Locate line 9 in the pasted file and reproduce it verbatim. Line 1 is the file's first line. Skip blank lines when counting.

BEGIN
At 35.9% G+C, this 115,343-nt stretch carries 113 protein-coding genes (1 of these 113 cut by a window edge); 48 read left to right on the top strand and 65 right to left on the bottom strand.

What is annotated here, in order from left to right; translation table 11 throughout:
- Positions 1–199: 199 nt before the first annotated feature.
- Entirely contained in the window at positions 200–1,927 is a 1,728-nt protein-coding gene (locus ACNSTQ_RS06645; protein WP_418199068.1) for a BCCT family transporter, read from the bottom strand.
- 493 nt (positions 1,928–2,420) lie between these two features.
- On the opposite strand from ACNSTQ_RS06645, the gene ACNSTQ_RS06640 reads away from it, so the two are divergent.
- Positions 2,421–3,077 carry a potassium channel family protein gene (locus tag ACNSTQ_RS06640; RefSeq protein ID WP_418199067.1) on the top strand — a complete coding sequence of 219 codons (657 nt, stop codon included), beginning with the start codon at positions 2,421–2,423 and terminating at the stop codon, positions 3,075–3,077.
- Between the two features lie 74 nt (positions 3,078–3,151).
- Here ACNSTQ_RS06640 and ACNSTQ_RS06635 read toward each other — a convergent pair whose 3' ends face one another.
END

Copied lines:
- Here ACNSTQ_RS06640 and ACNSTQ_RS06635 read toward each other — a convergent pair whose 3' ends face one another.